After phonological awareness, morphological and syntactic awareness are also posited as a theoretical construct in reading research. One wonders whether semantic awareness or pragmatic awareness will be the next object of inquiry. Or how many awarenessES do we need in order to learn to read? It is worth pointing out in this regard that while 'it is clear that skilled readers can be identified as having certain characteristics and certain skills, but whether these are a cause or a consequence of reading still has to be determined' (Garton & Pratt, p. 152.). J. V. Oakhill and K. Cain make it more explicit when they say '[W]hereas clear correlational links have between shown between comprehension skills and other variables, most of the available data do not permit conclusions about the likely direction of the link between a particular skill or ability and reading development, so in most cases there no direct evidence that the link is causal' (p. 175). Unfortunately, this insight is not always shared by the contributors to this volume.
The Handbook of Children's Literacy contains a wide range of perspectives on literacy, and reviews of literature in each perspective may become handy for any newcomer into the field. However, in order to have a more complete picture of children's literacy, it might be best read as a supplement to the Handbook of Early Childhood Literacy edited by Nigel Hall, Joanne Larson, and Jackie Marsh and published by Saga Publications in the year of 2003 (http://www.sagepub.com/booktoc.aspx?pid=5318&sc=1). The publication of these two handbooks may indicate to certain extent the lack of correspondence between researchers in childhood literacy. While the Handbook of Children's Literacy represents a bottom-up and skills-building approach to literacy, the Handbook of Early Childhood Literacy presents a more holistic and therefore top-down approach where the focus is on literacy as a socially situated phenomenon and on how children learn to construct meaning.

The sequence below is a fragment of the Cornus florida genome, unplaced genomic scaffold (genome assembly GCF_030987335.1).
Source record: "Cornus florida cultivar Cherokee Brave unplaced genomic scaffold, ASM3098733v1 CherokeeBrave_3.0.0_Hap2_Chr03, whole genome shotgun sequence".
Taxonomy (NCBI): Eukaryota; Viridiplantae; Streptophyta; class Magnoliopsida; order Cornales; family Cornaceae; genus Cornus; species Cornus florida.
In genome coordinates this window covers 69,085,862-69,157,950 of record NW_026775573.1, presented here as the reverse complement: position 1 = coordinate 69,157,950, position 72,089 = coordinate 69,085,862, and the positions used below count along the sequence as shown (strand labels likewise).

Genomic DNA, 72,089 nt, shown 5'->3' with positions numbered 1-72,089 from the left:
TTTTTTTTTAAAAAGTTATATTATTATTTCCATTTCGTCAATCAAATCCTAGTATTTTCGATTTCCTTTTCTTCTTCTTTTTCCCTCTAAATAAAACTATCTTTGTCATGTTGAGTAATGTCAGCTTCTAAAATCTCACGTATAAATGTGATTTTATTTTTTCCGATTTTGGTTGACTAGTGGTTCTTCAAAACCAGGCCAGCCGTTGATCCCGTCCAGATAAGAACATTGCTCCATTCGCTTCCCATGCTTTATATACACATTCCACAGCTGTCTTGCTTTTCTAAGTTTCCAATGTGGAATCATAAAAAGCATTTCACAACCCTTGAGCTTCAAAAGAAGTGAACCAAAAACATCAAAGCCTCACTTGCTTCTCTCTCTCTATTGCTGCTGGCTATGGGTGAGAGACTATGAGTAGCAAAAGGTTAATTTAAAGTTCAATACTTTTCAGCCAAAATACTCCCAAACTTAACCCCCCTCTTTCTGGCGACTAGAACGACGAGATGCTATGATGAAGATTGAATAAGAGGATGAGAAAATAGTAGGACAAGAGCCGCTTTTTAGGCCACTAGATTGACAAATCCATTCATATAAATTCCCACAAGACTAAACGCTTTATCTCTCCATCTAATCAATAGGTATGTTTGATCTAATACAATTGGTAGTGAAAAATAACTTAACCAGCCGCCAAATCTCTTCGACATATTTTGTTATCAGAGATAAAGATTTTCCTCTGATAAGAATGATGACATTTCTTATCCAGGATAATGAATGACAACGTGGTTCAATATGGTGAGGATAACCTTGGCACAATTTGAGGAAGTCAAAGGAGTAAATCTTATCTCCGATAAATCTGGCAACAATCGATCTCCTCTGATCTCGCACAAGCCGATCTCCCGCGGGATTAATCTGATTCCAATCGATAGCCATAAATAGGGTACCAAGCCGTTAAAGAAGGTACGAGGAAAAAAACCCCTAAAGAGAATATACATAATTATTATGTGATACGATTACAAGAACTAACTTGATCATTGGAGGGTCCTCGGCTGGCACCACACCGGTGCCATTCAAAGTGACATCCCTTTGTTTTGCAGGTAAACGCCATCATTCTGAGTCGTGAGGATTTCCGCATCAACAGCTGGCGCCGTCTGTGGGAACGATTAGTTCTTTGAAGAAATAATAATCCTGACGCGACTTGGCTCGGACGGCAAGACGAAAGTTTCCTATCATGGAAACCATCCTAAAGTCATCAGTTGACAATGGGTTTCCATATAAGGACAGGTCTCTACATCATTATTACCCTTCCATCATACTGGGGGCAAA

I will end the review with a call from J. V. Oakhill and K. Cain for more 'longitudinal studies of reading development and for studies of interactions between children's comprehension skills and strategies' (p. 176).
ABOUT THE REVIEWER:
ABOUT THE REVIEWER
Liang Chen is a doctoral student of Applied Language and Speech Sciences in the Department of Communicative Disorders at University of Louisiana at Lafayette. His current research includes theoretical semiotics, language disorders, language assessment, and qualitative methods. Other interests include syntactic theory and Chinese linguistics.